Sunday, 23 January, 2005
Habit or compulsion?
Definitions are slippery things. The word "habit," for example, is defined as "an acquired mode of behavior that has become nearly or completely involuntary." A "compulsion," on the other hand, is "an irresistible impulse to perform an irrational act." I wonder what you'd call an irresistible impulse to perform a rational act, but I digress.
The first thing I do when I get up in the morning is ... ummm ... well, the second thing I do every morning is brush my teeth. Almost without fail. This is behavior born of long practice. Some people can get up, go for their morning walk, and have breakfast before brushing their teeth. I can't. Really. If I don't brush my teeth right when I get up, it throws my whole rhythm off. I've learned not to fight it. I've often wondered if my need to brush first thing every morning is bordering on compulsive behavior. Certainly there's no logical reason why I couldn't wait until after my morning bike ride.
That's not the only behavior I sometimes wonder about. Before I turn the ignition key off in the car, I always turn off the lights, radio, windshield wipers, back window defroster, air conditioner and anything else that's "on." I even turn the fan control off and move the temperature dial to its lowest setting ("off" if you view it as the heater control). I developed this habit during years of flying in private planes with my dad, and then as a pilot myself. The checklist says to turn off all electrical devices, turn off the ignition, and then turn off the master switch. This is absolutely essential in most airplanes, because gyros and other things will draw current if the master switch is on. Many a pilot has had to have the FBO come jumpstart his airplane because he left the master switch on. But it's more than a habit for me now. It's an irrational ritual in a modern automobile where everything's keyed to the ignition switch, especially when you consider that the first thing I do when I start the car is turn on the radio, air conditioner, lights, and windshield wipers.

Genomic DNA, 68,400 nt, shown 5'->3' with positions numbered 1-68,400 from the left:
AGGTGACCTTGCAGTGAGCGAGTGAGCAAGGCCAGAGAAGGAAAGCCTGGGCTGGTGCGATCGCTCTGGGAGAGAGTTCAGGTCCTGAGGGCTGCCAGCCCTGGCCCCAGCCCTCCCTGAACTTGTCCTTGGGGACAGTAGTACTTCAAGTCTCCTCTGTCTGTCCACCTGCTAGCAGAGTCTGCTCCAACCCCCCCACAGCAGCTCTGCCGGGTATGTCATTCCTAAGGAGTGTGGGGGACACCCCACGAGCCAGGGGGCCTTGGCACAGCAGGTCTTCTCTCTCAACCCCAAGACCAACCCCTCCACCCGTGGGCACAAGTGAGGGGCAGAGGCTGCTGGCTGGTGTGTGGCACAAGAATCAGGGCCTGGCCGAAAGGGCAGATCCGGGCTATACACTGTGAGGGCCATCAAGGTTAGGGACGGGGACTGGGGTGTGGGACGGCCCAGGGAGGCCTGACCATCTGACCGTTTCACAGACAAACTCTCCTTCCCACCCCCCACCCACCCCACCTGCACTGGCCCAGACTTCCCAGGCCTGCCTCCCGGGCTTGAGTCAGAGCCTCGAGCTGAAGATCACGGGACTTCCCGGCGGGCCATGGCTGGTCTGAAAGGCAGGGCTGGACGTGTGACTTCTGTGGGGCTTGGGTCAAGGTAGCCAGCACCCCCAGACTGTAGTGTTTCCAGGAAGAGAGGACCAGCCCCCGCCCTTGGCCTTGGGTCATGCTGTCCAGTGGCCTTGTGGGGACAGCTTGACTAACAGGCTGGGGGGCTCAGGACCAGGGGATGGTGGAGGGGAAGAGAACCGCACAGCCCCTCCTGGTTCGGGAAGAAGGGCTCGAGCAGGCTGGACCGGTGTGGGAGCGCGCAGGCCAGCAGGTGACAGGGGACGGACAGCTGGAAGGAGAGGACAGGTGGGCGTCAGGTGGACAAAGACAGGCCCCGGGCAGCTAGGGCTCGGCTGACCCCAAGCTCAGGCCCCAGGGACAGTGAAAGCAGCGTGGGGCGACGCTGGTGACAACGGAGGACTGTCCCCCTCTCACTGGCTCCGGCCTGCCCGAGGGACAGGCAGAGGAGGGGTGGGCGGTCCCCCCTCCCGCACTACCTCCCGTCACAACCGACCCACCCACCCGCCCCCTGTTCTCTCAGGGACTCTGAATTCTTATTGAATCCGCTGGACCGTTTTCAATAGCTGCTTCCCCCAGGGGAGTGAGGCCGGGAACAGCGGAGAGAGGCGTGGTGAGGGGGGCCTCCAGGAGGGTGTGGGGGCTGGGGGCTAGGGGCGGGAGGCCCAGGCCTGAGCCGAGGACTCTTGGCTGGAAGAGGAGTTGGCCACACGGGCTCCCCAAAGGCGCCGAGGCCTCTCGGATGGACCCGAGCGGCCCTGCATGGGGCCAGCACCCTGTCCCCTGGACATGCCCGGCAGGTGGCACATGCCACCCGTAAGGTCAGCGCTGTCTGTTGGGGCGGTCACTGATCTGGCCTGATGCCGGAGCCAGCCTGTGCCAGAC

I haven't had a locker and closet inspection since I left the Air Force Academy in 1982, yet I still hang my pants (you have no idea how long it took me to stop saying "trousers") with the zipper facing out and the legs hanging to the left. When Debra and I first got married, she caught me re-hanging some pants that she'd hung wrong. Let's just say that I don't let her catch me doing that anymore. Habit or compulsion?
So am I twisted? Do these and other behaviors indicate a mild form of obsessive compulsive disorder? I've come to accept that they probably do. I've also come to believe, that everybody exhibits signs of one or more "disorders," and that complete normalcy is a myth. A person who had no idiosyncracies would be incredibly dull. The most creative, dynamic, driven, or productive people I know all are slightly unhinged in one way or another. Society wouldn't change otherwise. Striving for "better" or "different" when what you have is "good enough" isn't entirely rational.
The line between idiosyncratic behavior and mental illness is pretty fuzzy. I accept and even embrace my little weirdnesses, but I also keep them in check. I'm not sure my friends would understand if I rearranged their closets the next time I came for a visit.